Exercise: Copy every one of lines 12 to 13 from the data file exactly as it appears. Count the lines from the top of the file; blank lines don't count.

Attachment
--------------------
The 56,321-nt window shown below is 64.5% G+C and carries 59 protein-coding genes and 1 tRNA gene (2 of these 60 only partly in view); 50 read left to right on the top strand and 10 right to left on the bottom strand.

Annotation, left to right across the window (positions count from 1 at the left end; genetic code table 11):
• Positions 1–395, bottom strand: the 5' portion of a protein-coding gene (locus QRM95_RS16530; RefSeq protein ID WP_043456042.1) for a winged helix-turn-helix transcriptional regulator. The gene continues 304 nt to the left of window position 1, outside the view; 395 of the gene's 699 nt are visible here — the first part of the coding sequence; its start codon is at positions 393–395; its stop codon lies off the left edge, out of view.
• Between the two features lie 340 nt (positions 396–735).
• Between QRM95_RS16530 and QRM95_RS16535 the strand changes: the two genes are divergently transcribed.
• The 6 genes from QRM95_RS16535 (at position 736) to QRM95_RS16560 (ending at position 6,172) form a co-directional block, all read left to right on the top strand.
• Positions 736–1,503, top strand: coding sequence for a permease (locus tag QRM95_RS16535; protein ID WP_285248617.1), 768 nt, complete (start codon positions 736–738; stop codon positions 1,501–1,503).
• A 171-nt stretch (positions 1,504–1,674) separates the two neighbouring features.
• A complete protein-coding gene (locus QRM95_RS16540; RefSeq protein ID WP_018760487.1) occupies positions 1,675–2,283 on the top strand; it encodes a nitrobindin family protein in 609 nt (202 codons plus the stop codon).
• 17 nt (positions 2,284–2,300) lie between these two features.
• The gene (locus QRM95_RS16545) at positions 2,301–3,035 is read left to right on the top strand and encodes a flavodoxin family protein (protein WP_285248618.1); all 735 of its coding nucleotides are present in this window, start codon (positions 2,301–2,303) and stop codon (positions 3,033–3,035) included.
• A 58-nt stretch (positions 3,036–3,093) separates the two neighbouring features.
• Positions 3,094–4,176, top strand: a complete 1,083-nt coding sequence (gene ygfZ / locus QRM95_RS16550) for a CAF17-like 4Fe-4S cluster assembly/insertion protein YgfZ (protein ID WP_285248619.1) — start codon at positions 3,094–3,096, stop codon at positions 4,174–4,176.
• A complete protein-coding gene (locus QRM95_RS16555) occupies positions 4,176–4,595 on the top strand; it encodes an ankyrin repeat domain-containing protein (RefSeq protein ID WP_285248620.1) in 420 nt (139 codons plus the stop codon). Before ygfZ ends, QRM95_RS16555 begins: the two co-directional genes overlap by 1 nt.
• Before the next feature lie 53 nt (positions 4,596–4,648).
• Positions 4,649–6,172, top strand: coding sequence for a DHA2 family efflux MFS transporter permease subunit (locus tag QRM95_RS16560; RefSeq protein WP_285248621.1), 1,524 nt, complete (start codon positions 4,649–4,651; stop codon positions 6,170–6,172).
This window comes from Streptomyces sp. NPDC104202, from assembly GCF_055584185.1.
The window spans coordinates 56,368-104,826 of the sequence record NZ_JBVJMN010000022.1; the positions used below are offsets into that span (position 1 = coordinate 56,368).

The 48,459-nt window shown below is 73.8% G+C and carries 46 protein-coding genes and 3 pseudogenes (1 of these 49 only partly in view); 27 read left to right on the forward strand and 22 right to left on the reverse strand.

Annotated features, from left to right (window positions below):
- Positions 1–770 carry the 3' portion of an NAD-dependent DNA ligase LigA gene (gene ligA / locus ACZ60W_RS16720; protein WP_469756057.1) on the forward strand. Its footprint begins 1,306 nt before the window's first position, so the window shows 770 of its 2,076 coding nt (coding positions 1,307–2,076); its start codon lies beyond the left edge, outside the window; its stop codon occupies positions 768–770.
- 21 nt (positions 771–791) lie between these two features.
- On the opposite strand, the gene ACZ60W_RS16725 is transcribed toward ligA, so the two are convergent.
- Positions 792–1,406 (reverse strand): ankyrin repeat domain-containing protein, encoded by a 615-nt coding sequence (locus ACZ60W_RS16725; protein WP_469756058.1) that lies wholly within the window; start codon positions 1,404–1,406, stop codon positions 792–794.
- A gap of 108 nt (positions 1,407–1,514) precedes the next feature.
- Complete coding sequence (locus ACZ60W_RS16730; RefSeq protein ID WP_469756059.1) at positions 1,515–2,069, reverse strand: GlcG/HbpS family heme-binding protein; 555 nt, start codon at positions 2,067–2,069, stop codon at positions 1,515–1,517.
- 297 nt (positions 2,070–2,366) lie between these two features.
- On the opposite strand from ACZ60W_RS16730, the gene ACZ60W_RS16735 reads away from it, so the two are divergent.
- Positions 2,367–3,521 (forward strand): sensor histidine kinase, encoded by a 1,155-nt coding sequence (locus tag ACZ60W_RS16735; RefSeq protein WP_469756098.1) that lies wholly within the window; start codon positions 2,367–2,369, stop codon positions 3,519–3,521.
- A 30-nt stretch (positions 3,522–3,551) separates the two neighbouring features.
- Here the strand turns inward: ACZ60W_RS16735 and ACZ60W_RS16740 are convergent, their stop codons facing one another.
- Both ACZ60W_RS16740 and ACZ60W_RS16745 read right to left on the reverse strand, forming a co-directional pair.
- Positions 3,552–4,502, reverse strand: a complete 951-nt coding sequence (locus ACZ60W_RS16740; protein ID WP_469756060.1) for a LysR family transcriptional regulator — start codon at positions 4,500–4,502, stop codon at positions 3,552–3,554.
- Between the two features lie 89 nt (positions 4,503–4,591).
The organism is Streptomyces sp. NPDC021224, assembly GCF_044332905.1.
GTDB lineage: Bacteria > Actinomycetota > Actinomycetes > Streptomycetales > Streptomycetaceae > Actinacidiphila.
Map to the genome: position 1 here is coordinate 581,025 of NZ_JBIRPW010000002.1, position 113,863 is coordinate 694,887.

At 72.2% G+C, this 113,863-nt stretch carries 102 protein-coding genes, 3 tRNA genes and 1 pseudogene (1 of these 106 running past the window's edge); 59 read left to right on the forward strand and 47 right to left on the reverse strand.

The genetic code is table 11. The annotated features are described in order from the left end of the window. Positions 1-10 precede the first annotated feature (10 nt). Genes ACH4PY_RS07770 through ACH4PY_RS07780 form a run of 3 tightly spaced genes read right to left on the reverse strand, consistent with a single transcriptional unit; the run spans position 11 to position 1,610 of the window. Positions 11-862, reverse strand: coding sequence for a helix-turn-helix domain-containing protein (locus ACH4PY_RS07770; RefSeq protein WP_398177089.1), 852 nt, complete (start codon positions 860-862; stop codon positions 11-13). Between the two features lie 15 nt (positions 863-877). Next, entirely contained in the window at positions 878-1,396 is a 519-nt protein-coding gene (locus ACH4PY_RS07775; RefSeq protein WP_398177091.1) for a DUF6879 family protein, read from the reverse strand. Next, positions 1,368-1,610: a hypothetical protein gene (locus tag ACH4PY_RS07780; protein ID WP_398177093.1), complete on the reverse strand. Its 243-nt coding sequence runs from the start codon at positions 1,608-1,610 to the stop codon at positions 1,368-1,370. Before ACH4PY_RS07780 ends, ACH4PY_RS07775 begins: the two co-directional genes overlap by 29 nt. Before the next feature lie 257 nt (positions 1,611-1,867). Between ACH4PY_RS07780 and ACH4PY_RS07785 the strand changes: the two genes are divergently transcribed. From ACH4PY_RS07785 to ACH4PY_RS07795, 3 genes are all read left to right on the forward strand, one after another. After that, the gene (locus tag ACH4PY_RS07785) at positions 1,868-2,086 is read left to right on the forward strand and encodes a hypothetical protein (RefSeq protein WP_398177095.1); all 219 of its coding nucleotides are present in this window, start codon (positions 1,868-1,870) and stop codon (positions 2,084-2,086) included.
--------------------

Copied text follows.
• A 58-nt stretch (positions 3,036–3,093) separates the two neighbouring features.
• Positions 3,094–4,176, top strand: a complete 1,083-nt coding sequence (gene ygfZ / locus QRM95_RS16550) for a CAF17-like 4Fe-4S cluster assembly/insertion protein YgfZ (protein ID WP_285248619.1) — start codon at positions 3,094–3,096, stop codon at positions 4,174–4,176.